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Zoom Recital FAQs and Tips

Updated: Nov 22, 2021

By the time you're finished reading this post you'll have answers to FAQ’s and helpful tips to participate in Mr. Shaun's live student recitals on Zoom.


“What is this?”

Reaching a crescendo during the COVID-19 pandemic, online student recitals allowed us to perform in front of a live audience by streaming at home rather than gathering in a crowded concert hall.

While some wax poetic about the things lost in online music experiences during the pandemic, I prefer to focus on what we achieved. Music teachers like me, comfortable using technology, are creating performance spaces online so students can continue to reap the benefits of solo performances without exposing anyone to COVID-19 while including viewers who cannot attend in-person concerts.

“Why participate?”

I can’t sum this up in a quick blog post, but I’m guessing the reasons below will be meaningful to you.

Playing for a live audience in a group of their peers provides students a rare growth opportunity. I hear variations of the comment, “My child already does this in [group activity].” Playing solo at a recital is harder than performing in the context of a group and can yield incredible benefits.

While facing stressors like vulnerability, nervousness and anxiety, students have to simultaneously execute deeply challenging tasks at an extremely high level on the spot. This may sound harsh especially for young children, but bear in mind students are completely safe and the stakes are low.

Positive stress like this ignites growth, developing resilience, agency, and self-efficacy. These are the skills students will need when the stakes are not low.

Recitals also provide students, teachers, and parents/guardians with an impetus to ensure practice occurs. Peer pressure is a strong motivator to prepare for a live performance.

Participating in recitals shows students that their efforts in music lessons are a worthy endeavor. Students who have a sense that recitals are important have an easier time finding motivation to practice. Adults have agency with K-12 musicians in this particular head space. We should act like recitals are important because this mind frame is useful to encourage practice. You can act like recitals are important by making time in your busy schedules, asking students how we can prepare, and inviting friends and family to attend.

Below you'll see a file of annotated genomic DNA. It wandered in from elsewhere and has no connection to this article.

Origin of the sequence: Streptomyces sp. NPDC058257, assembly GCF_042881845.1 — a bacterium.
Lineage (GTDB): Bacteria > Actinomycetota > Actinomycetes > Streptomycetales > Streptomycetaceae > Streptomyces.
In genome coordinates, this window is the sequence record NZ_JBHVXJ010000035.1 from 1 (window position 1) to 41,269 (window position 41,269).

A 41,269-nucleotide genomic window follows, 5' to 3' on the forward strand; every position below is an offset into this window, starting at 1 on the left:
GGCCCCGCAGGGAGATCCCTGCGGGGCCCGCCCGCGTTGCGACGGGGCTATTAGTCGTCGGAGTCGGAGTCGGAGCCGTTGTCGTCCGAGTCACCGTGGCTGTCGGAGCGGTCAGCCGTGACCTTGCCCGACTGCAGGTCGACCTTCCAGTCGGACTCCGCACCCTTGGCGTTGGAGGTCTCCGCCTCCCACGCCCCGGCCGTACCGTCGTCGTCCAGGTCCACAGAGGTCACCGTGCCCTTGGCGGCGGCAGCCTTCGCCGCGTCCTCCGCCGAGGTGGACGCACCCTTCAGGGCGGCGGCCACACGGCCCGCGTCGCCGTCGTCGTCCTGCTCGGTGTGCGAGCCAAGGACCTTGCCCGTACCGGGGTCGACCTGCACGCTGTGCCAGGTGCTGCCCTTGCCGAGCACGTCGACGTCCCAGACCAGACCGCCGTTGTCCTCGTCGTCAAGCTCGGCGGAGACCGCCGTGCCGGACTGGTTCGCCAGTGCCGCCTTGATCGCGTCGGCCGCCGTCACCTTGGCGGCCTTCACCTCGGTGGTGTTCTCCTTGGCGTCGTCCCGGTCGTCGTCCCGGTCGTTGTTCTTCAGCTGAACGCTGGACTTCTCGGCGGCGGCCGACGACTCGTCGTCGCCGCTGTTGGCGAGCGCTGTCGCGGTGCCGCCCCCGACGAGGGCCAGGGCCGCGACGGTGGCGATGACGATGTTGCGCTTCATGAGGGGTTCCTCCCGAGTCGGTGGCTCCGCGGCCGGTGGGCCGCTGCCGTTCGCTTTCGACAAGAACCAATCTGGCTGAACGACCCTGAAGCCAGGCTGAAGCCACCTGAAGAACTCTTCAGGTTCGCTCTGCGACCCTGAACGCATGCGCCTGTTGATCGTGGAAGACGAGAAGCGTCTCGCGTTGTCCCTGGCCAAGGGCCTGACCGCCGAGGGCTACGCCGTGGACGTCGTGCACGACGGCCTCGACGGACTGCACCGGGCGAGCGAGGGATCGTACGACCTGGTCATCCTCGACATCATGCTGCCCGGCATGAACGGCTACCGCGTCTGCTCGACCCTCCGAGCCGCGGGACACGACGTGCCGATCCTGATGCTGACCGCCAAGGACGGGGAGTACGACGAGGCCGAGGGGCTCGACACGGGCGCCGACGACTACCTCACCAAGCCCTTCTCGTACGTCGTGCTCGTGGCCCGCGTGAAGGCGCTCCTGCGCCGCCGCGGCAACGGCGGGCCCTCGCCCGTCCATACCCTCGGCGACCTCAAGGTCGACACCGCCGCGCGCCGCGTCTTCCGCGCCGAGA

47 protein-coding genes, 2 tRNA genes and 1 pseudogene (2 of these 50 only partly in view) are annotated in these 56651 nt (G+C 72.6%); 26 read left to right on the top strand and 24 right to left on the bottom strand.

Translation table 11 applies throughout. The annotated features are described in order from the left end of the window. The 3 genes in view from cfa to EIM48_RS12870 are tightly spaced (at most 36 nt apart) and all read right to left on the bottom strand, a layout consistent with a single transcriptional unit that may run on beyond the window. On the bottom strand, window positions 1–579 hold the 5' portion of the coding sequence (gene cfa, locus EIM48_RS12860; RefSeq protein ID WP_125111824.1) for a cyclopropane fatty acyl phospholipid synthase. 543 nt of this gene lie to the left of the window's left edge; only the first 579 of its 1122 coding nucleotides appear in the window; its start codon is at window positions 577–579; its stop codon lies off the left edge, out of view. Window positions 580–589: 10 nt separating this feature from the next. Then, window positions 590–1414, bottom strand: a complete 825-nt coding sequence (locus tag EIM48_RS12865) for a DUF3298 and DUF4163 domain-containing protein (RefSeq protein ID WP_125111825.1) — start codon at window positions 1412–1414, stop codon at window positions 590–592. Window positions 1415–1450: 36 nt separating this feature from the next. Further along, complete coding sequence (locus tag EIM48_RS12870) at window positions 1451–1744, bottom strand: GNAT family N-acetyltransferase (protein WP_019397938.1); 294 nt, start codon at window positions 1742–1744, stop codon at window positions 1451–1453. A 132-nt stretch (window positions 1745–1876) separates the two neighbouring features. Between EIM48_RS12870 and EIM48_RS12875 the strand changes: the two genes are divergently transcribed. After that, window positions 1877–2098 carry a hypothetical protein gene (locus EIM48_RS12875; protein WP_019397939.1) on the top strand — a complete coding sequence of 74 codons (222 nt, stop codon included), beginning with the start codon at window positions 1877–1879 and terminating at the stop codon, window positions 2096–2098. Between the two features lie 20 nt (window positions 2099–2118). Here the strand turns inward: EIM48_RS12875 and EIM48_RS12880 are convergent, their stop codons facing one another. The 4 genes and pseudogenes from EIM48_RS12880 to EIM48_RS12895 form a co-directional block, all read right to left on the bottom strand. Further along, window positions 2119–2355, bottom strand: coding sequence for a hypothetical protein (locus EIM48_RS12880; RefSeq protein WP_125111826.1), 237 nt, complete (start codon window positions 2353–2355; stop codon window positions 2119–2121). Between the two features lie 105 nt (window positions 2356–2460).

Talent, money spent, the time you’ve put into lessons, attending recitals, finding a good teacher- that's all like kindling. Practice is the spark-producing friction that ignites the music lesson benefit conflagration. This includes brain benefits to the individual, Social Emotional Learning (SEL), and building community. All of these elements feed off each other. If one or more elements are removed the music lesson experience begins to falter.

Attend the recital to keep your lessons’ benefit blaze burning brightly.

"Who Is Allowed To Come?"

Guests help make recitals special. Please invite family and friends!

"May I Turn Off My Screen During The Recital?"

Yes, you may turn your screen off. Feel free to use a virtual background too.

This includes performers and any attendee. It’s up to each individual to choose how to be seen on Zoom.

"How Do We Setup Our Performance Area?"

Pianists should aim the device so the camera angle looks something like this:

Wind players’ camera angle should look like this:

(Don't put a music stand in front of your face!)

Everyone should consider:

  • Lighting- Light should shine on you, not into the camera lens. Try to avoid pointing the camera directly at a window or other light source.

  • Feedback noise- if multiple devices are being used in one home there can be loud feedback noise. Consider watching in a different room if you’re using additional devices in one home. Triple-check that your device is muted.


Use the Chat Box

Applause at a virtual recital isn't audible to performers obviously. So, It’s nice to type encouraging words in the chat box. Performers can read comments after they play.

Some folks use the chat box in lieu of applause. Try posting an emoji. 👏 Of course you can clap into the camera too.

Update Your Apps. Charge Your Devices. Check Your Internet Connection. Be Aware of Time Zone Differences.

If you think 20% battery is just enough to get you through a recital, think again! Devices running out of battery charge don’t transmit video well enough for a music performance.

Best Zoom Sound Settings for Musicians on a Computer

Click on Settings > Audio

  • Under the Microphone category, uncheck "automatically adjust microphone volume"

Click on Settings > Audio > Advanced

  • Check the box “Show in-meeting option to “Enable Original Sound” from the microphone.” (This allows you to enable original sound in a meeting. Switch this feature on in the top right corner of the video window during a Zoom meeting).

  • Under the drop-down menu for “Suppress Persistent Background Noise” choose Disabled

  • Under “Echo Cancellation” choose Auto

Best Zoom Settings On A Device

  • Click Settings > Meetings > switch on “Use Original Sound”

  • Once in the meeting, switch on enable “original sound” under the “More Menu" (The more menu is those 3 dots in the top right corner on iPad).

Wire Music Stand Hack

If you don’t have a mount for your device, trying using a wire music stand to get a better shot. The picture below illustrates one way to use a music stand in lieu of a mount.

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